After a slow, bumpy and contentious start, a bill that would create an independent redistricting commission is on its way to the Senate floor.
Senate Bill 15, a compromise bill sponsored by Sen. Daniel Ivey-Soto, D-Albuquerque, and hammered out in the Senate Rules Committee less than a week ago, earned a “do pass” recommendation from the Senate Judiciary Committee on Saturday.
Four people — all advocates of open government and an independent redistricting commission — voiced support for the bill during the less than 10-minute hearing. No one spoke against it.
None of the committee members commented on the bill or asked questions.
The bill’s success is not totally assured. Not only does it have to clear the Senate, it also has to make its way through the House of Representatives, where it will likely go before at least one committee before it reaches the House floor for a final vote.
Ivey-Soto’s bill would create a seven-member panel to come up with a redistricting plan for the Legislature to approve by the end of the year. The proposal prohibits a majority of Democrats or Republicans from serving on that body and requires the commission to come up with three plans for the Legislature to consider during a special session that will take place later this year.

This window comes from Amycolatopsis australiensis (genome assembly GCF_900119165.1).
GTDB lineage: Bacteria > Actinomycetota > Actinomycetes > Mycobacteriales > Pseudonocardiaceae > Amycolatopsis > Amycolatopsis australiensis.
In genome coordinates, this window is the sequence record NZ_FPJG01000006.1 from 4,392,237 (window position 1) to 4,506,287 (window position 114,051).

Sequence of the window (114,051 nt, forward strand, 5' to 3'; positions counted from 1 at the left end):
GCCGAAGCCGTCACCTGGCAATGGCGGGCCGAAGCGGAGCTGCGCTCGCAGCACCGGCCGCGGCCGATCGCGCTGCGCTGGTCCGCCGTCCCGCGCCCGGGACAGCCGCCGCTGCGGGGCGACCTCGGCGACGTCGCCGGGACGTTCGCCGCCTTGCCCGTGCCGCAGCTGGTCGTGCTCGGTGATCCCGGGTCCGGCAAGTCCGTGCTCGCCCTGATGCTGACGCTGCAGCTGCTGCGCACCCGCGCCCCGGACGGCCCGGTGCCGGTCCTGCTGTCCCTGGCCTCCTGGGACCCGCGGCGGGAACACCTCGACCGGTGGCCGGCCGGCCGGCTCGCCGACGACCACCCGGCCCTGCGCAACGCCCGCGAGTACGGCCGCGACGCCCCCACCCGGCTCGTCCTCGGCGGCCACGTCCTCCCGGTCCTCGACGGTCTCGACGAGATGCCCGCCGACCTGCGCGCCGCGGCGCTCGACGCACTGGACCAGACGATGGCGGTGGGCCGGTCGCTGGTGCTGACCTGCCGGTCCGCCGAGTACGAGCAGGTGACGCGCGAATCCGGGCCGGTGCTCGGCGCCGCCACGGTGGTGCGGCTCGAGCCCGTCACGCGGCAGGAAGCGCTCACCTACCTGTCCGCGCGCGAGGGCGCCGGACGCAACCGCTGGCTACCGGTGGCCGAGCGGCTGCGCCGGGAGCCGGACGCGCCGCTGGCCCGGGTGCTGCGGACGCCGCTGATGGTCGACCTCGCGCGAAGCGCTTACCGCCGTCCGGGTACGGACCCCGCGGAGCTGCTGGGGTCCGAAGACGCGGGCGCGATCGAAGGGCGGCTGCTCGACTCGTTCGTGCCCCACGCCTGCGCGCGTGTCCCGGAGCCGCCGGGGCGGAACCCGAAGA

For an action that only needs consideration once every decade, the redistricting bill has become a high-profile piece of legislation this year.
Of the trio of redistricting bills introduced this year, two failed to gain much traction, leading advocates and critics to suggest lawmakers were hindering efforts to get the job done.
And House Speaker Brian Egolf, D-Santa Fe, said at least twice during the session that he would not support an independent redistricting commission, suggesting any such effort to push one through the House might face a barrier.
Egolf has since said he supports Ivey-Soto’s bill, and he signed on as a co-sponsor.
The stakes are high. Redistricting largely influences which party holds the majority in Congress and in the state Legislature.
Redistricting is required in every state once a decade, following the national census. Normally states would have U.S. Census Bureau data by now, but the pandemic has caused delays. That means states won’t get that information to start planning for redistricting until at least late September.
As a result, the New Mexico Legislature plans to convene a special session in November or December to select a final plan for new district maps for U.S. Congress, the 112 state legislative seats and the Public Education Commission, which oversees state-approved charter schools.
The goal of redistricting is to ensure the number of people in each voting district remains fairly equal as populations shift. Redistricting boundaries could affect which lawmaker represents which district.